Transport Network Users

Expansion will mean a number of substantial changes to the local road networks and the placing of the M25 in a tunnel under the new runway.

These changes have been considered in detail as part of the surface access proposals for an expanded Heathrow.

We have assessed the effects of the Project on users of the local transport network, in particular pedestrians, cyclists, public transport users and vehicle drivers and passengers.

Aspects of our proposals that could cause effects

The construction of new roads, the diversion of existing roads and other works to move services will lead to both temporary and permanent effects on people as they travel on the transport network. Other construction activity, including additional trips produced by construction vehicles and workforce travel, may also lead to disruption for travellers.

Increased passenger and colleague numbers and other operational changes at the expanded Heathrow, such as the location of car parks, terminals and servicing will lead to changes in travel patterns, which could result in effects for transport network users.

A summary of the effects reported in the Preliminary Environmental Information Report (PEIR)

At this point in the Environmental Impact Assessment (EIA) process a number of potentially significant effects (both positive and negative) have been identified. These conclusions will be refined in the Environmental Statement, taking into account detailed design information.

The construction and operation of the Project will lead to changes in traffic on a number of existing roads. In some locations this may result in potentially significant negative effects, such as by making it more difficult for pedestrians and cyclists to cross the road and increase their feeling of risk from traffic.

At locations where there are existing instances of accidents, changes in traffic may lead to changes in road safety, which could result in an increase in accidents at some locations and a decrease in accidents at others.

The introduction of the M25 tunnel will result in a loss of view of the surrounding landscape for vehicle drivers and passengers as they pass through the tunnel. Changes in traffic volumes and speeds will also result in changes in driver stress at various locations, which is expected in some cases to be positive and in some negative.

Although an increase in crowding is forecast on services between some Network Rail and London Underground stations, including on the Piccadilly line and other services, these changes are forecast to be small and will generally not reduce passenger comfort or make journeys less pleasant.

Measures for reducing potential effects

We will prepare and implement a Construction Traffic Management Plan that will include traffic management measures and controls on construction vehicle types, hours of site operation and delivery routes for goods vehicles. We will also prepare and implement a Construction Workforce Travel Plan that will include measures to encourage the use of sustainable travel modes by construction workers.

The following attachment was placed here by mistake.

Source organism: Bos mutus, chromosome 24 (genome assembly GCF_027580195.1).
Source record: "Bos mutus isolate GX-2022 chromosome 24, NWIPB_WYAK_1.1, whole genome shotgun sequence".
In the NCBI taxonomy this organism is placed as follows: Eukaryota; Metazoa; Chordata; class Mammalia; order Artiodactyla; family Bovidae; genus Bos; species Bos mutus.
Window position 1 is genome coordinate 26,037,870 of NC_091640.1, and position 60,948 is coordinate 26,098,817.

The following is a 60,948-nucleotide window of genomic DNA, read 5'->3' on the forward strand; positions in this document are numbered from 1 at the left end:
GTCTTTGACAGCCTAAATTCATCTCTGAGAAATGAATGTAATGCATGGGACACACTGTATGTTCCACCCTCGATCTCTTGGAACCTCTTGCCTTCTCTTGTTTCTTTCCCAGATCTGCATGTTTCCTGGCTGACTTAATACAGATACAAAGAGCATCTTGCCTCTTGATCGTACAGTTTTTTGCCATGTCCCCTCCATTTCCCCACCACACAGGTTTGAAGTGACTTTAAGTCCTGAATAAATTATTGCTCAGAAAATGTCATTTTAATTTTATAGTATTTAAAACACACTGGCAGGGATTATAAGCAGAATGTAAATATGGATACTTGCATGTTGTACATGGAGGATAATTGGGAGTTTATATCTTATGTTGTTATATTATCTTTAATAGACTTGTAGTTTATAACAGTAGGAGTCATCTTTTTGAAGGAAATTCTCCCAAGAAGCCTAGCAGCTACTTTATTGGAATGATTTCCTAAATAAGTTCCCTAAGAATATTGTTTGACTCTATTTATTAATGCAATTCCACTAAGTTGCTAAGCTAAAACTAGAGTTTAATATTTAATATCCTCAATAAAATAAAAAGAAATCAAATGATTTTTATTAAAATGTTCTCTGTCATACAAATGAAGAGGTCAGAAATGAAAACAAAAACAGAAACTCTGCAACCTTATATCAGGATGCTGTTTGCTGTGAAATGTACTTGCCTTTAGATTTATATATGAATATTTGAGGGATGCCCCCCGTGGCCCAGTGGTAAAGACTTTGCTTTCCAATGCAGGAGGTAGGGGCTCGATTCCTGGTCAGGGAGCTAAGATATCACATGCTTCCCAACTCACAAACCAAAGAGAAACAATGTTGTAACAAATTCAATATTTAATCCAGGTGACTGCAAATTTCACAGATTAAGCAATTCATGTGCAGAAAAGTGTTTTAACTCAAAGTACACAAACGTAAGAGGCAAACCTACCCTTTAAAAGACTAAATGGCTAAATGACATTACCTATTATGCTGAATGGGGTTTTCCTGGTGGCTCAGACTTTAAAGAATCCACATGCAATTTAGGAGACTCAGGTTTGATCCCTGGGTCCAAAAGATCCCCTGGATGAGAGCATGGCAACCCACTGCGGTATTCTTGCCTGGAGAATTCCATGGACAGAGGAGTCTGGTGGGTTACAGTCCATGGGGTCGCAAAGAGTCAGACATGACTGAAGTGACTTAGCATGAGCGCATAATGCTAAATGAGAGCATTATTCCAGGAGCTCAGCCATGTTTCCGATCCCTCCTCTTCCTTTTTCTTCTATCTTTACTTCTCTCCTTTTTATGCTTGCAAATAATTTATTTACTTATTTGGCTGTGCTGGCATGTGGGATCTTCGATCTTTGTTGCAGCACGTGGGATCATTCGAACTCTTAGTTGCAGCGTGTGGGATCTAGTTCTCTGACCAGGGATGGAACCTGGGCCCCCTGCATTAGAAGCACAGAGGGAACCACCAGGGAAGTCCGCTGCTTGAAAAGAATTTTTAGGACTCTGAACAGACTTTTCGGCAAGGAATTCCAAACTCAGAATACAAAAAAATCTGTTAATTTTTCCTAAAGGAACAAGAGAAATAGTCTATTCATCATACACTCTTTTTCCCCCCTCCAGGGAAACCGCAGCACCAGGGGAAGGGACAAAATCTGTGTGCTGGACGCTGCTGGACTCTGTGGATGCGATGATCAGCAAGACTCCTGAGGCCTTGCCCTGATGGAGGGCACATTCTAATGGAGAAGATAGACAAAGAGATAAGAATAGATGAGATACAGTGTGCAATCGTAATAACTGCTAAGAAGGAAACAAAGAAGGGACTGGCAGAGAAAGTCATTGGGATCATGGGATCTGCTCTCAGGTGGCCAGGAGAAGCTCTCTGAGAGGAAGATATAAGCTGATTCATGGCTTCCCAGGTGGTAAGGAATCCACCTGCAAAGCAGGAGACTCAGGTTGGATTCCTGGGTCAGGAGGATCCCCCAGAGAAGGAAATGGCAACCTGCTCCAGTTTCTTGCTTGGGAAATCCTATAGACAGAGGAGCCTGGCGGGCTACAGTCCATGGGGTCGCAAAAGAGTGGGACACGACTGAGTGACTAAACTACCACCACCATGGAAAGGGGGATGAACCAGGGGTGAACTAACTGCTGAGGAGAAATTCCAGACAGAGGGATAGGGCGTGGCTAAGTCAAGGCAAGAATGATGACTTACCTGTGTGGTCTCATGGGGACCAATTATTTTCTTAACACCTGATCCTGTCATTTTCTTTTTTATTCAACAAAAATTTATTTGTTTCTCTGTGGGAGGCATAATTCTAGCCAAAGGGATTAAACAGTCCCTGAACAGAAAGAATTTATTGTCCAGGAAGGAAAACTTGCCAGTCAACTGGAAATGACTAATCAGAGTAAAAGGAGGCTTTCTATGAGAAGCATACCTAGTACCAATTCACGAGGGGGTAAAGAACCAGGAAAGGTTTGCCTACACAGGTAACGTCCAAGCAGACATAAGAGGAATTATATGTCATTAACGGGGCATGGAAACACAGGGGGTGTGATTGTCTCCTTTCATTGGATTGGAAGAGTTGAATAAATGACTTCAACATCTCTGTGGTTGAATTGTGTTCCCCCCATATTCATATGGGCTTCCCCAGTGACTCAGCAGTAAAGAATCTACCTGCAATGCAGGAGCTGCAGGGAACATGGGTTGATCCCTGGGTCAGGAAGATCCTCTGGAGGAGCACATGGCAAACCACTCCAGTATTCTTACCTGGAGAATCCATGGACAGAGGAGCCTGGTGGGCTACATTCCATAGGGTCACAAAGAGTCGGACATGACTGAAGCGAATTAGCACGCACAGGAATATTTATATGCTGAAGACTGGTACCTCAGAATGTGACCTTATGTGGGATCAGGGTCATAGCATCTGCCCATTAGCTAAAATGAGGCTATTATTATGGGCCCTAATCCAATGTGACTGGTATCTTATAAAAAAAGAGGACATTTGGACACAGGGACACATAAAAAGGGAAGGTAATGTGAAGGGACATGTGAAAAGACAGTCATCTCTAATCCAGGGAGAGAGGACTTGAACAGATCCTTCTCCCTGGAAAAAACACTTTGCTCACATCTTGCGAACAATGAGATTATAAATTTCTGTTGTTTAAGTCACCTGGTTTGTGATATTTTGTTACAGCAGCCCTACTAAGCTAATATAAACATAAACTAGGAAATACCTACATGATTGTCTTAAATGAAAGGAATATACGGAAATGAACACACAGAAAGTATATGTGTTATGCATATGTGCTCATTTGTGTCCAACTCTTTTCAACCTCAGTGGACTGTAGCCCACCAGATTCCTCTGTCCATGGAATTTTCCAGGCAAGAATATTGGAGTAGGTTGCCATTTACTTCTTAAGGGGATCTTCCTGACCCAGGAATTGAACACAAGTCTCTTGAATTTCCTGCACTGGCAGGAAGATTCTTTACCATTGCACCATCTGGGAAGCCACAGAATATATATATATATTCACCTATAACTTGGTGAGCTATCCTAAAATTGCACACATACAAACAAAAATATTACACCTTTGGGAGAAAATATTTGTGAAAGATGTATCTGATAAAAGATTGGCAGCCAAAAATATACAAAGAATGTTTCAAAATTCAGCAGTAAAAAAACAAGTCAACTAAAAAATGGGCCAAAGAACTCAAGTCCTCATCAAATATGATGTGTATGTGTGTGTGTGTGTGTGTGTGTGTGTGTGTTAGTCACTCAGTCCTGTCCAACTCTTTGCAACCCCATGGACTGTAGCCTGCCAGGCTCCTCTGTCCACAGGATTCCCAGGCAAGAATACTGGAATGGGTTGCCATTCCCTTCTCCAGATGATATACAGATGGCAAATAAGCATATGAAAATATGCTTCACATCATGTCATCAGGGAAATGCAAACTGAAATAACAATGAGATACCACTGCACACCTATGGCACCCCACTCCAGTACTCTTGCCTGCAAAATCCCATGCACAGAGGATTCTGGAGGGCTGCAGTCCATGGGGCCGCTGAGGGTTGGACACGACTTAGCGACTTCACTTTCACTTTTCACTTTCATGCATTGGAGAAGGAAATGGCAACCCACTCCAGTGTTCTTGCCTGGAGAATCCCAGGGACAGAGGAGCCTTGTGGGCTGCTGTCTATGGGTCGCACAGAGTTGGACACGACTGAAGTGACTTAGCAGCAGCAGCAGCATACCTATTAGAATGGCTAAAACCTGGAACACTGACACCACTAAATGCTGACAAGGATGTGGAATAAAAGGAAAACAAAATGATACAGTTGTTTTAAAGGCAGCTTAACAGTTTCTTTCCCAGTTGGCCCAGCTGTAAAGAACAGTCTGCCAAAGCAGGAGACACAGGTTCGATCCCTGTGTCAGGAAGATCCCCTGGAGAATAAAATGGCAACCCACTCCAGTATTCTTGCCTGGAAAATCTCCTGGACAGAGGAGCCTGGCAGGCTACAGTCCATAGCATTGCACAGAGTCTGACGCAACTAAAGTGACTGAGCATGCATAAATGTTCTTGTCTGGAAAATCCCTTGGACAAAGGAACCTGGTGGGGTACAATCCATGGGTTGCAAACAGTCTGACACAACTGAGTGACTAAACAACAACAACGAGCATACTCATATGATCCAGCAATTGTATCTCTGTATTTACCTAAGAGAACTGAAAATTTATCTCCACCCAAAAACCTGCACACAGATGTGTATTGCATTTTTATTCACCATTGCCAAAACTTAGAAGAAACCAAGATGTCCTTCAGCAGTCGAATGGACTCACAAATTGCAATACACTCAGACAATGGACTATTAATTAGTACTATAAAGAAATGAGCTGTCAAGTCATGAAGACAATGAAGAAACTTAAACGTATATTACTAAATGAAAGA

A Surface Access Strategy is being prepared and will be implemented. The Surface Access Strategy will detail how surface access to and from the airport will operate and be managed, including measures designed to promote the use of public transport and active travel and make more efficient use of vehicles. Further information can be found in our Surface Access Proposals section.

All new roads and junctions will be designed with consideration for the safety of all travellers, and improvements such as cycle lanes, wayfinding, controlled crossing points and footway improvements will be included where appropriate.

Our plans for a Green Loop around the airport will provide new links for walking and cycling between nearby communities and into the airport via parkways – see our Landscape section for more detail.

Where possible, replacement roads will be built offline from the existing routes to minimise disruption to transport network users. As outlined in our Construction Proposals, good practice environmental measures will also be employed to minimise the effects associated with the construction of the Project.

These measures are included in the Draft Code of Construction Practice and examples include minimising the closure of pedestrian and cycle routes, and when closures are necessary ensuring that suitable alternate routes are provided. Other measures include maintaining access to properties, and the designation and enforcement of construction traffic routes to minimise the effect on local communities.

Have your say

We want to know what you think about our proposals to manage the environmental effects of expansion and, in particular:

  • whether there are any other initiatives or proposals that we should consider to address the emissions from airport related traffic or airport operations;
  • our proposals to help health and well-being, in particular whether there are any proposals that you think we should consider to address the effect of the Project on the health and wellbeing of our colleagues, neighbours and passengers;
  • our noise insulation schemes;
  • what factors are most important as we develop our proposals for noise management, in particular our proposals for the design and implementation of a noise envelope;
  • our proposals for maximising new jobs and training, in particular, whether there are any other ways that we can maximise skills and training opportunities to benefit our local communities;
  • on our approach to addressing effects on the historic environment, including any particular proposals you would like us to consider.

To respond to our proposals please answer the overarching question on the Environmental Introduction page.

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